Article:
Kvell’s cheek wrinkled, where he’d been put sitting, and a nightmare folded the skin on his nose, as he looked up with inhuman bloodthirst at the butler. The wine that wasn’t a layer on the wood spiraled inside him, and quenched the primal thing that wanted to rave. “Sorry, duke. Communion makes me speak my mind.” Out of the shards and their red lake, the lord stood and bent again, eyes on the man holding her hand as he took her beautiful hair in one palm, turned her toward him and kissed her as violently as he had in the maze. The eyes behind the rooster mask grew wide with rebellion, but all he could do was hold her hand harder. Kvell broke from the kiss, having painted her face in it, and inhaled as though she’d given him something in that deep taste. Her swing tried to move her, but she was already held still by Nathan. “She likes holding your hands and she likes eating my kiss.” He said, the wrath putting fire to the alcohol in him and baking his mind in the fumes. Perhaps stupor, at last. “I love you even though you betray me.” He whispered into her ear, and it was earnest, because he felt both love and betrayal, then, speaking through fangs. He wondered if that would hurt her most, out of his little scene.

Hands in the his jacket pockets. A dapper, broad-backed image of the after-party drunkard, off to another soirée.

“He’s a spoiled bastard.” When in fact Kvell Oleander was pure bred, gold in his bones. Surely the sentiment was other. “I am so sorry.” Nathan said and let her have the hand back, finally. It was more evident, then, that the two men were friends and not always simply master and servant. Nathan threw a quick eye at the puddle and then sighed, letting go of some of the intent that built up during the sir’s visit. “Do you wish to stay?” he asked, poise returned. If she did not, he would walk her back to her room. “He’s not lived our lives.” A father about his rampaging offspring, or an owner about his dog. Was the implication that the raised butler had lived a life outside the manor? “But he should have more sense than this.”

VenomousEve

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Re: Ash and Roar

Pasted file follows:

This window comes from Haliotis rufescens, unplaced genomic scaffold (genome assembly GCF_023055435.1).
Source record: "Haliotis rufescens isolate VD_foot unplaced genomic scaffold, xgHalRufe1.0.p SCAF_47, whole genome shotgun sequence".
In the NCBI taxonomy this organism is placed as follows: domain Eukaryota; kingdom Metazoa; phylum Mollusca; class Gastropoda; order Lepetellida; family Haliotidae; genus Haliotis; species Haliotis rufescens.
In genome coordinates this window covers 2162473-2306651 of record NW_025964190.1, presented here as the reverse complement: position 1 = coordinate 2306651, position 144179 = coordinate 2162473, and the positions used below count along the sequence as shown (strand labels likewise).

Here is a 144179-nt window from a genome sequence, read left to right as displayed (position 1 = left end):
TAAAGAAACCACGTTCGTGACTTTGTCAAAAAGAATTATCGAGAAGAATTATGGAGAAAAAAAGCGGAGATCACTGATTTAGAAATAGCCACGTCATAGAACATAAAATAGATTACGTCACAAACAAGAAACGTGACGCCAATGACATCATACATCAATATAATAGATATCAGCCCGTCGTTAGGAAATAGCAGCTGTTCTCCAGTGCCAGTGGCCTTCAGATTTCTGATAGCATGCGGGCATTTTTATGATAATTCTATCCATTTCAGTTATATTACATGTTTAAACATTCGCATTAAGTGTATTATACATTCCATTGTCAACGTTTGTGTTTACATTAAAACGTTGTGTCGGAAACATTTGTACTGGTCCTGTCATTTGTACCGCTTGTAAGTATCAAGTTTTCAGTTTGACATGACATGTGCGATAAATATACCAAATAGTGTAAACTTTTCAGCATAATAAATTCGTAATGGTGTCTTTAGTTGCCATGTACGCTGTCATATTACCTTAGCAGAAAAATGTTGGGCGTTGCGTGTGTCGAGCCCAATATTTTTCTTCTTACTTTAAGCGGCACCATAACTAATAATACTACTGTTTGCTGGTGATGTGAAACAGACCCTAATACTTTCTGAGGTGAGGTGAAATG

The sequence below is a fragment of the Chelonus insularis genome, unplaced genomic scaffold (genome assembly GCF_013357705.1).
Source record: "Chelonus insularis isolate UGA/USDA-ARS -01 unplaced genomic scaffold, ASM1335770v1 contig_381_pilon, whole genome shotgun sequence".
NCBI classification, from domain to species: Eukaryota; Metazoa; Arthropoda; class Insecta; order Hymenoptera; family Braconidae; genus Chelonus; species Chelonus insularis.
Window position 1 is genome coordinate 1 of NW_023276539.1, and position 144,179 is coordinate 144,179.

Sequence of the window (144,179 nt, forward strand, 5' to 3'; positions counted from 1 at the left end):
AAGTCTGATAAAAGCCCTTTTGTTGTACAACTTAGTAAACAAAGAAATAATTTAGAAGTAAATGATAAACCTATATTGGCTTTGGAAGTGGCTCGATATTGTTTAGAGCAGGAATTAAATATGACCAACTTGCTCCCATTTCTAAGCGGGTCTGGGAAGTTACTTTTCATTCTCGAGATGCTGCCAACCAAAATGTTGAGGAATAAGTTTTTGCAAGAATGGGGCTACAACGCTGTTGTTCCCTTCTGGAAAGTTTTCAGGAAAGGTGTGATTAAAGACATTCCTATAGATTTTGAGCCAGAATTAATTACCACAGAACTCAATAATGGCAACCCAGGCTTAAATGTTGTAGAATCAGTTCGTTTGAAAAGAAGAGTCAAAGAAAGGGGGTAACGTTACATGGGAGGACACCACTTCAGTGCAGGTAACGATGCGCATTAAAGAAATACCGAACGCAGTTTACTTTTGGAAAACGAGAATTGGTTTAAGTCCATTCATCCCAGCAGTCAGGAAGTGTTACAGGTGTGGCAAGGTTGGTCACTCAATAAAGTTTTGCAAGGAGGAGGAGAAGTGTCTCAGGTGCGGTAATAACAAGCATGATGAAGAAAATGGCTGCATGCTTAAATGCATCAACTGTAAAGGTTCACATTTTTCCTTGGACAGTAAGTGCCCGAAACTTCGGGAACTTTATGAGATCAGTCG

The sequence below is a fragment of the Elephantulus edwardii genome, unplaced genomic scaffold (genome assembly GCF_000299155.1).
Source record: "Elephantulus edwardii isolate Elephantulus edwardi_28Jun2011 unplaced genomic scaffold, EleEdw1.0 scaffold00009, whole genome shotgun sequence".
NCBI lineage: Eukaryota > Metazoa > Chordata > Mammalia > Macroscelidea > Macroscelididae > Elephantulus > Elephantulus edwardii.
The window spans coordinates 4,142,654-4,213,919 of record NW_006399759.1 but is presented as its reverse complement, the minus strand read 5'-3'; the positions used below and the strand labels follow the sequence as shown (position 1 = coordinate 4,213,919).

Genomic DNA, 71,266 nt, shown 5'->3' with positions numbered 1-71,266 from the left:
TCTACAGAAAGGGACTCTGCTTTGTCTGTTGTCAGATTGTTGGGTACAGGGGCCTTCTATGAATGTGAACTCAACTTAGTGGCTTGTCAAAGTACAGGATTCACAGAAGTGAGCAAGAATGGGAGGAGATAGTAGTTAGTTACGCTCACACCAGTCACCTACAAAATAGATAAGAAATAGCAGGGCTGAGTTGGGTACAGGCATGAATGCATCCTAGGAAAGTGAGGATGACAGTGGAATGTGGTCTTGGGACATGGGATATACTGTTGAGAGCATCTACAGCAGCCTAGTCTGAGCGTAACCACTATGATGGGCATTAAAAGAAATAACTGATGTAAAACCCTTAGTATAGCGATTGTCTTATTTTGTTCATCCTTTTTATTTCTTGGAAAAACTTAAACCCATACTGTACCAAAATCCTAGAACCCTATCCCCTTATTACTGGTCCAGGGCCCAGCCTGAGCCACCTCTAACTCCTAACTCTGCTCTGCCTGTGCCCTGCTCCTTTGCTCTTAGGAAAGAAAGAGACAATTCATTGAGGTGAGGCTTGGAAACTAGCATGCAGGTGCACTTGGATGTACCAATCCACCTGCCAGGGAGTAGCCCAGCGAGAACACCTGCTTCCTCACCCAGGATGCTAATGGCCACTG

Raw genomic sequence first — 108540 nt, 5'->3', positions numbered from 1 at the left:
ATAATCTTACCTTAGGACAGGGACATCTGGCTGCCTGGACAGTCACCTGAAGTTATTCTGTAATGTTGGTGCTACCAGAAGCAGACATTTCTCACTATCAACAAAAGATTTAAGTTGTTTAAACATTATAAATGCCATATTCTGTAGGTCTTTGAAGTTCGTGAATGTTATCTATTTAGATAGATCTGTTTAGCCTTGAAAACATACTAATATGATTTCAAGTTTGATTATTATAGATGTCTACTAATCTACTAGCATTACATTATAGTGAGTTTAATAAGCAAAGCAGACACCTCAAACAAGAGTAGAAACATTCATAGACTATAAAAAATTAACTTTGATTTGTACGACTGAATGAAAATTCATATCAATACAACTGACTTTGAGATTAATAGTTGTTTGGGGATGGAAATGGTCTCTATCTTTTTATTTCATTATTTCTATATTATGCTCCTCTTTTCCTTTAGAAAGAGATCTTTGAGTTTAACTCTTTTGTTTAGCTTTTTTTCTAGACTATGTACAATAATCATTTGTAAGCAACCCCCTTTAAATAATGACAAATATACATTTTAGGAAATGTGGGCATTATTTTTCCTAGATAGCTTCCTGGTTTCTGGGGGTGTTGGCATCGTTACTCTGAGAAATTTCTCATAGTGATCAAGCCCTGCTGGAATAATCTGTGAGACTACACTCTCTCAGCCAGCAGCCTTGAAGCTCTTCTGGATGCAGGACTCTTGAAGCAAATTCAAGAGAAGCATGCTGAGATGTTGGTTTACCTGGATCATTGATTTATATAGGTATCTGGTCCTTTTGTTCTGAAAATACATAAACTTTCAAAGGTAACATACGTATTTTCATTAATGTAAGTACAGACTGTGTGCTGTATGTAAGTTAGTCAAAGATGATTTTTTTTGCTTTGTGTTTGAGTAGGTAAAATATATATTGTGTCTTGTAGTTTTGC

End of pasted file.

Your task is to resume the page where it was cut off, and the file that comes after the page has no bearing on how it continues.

« Reply #37 on: August 03, 2016, 05:26:19 am »
Ophelia was easily enchanted. She had to have been, to hold some dearness for her brother and his twisted affection. It wasn’t hard to see, rather, it was hard to miss the way her lips parted in consideration of the could-have-been prince that was, in this life, the Oleander butler. He’d see that daydream play plain and brief across her features. They’d bump into one another when she was on her way to the bank. She would stumble and, looking up at him and squinting in the sunlight, he’d hold her hand like this to help her up. It would be a different kind of fate with a happier ending. Or a cleaner one. Something she could tell the Sisters when she returned home, glowing.

There was reserve behind the fantasy. Tethers locked by the Lord of the manor and carefully scripted across her still-tender ribs. Her blushing, writhing, gasping whimpers from the morning. Ophelia smiled at him and there was a little wistfulness there. It was apparent, though, that she knew to whom she belonged and hadn’t the heart to question it. Perhaps it was in the name of survival; she had the better stretch of the month left to endure. But, maybe, she was Ansa’s twin at her soul.

That mouth that suggested alternate roads her heart could’ve taken rounded, surprised. She’d expected encouragement, but the sort that begged her sympathy for Sir Kvell. Not this. “If Oleander is a test, I’ve already failed it, I think.” She said quietly. “I don’t know myself as well as I thought I did, I guess. But I think I know when I’m being overwhelmed.” She shook her head. That was it, then. She could wallow in her sin and cry over her fall from grace but she was in Kvell’s tide and there was no shore. The rooster might disagree, but it was all gulls over her drowning and the promise a rocky beach with no shelter.

“As for my heart,” she paused and brought her free hand over the beating muscle. “I don’t know if it matters what I give, only what’s taken. It’s confusing, what’s me and mine.” She admitted. “I don’t love him, but I do feel. And it isn’t hate. It simply isn’t. Can’t be. I don’t know why.” Nathan promised he would come when she called and she gave him a pretty smile for the offer. It was a sweet comfort she’d not indulge. He must have known when he said it. She didn’t want to see Kvell punish Nathan, because Nathan hadn’t done anything wrong. Better the lonely prince keep his hands on Ophelia, who knew her sin for finding pleasure in it. 

Whatever peace had settled over the princess and the rooster shattered with the glass in the door. Tedious repose cracked and split, she moved to pull her hand free from his but found him steadfast. Her pulse quickened with Kvell’s stride. Pitiful the way she was absorbed at an instant, caught up in the frightening elegance with which he prowled toward them. A capable man. She was afraid of what he would do when he reached them and afraid of what he wouldn’t.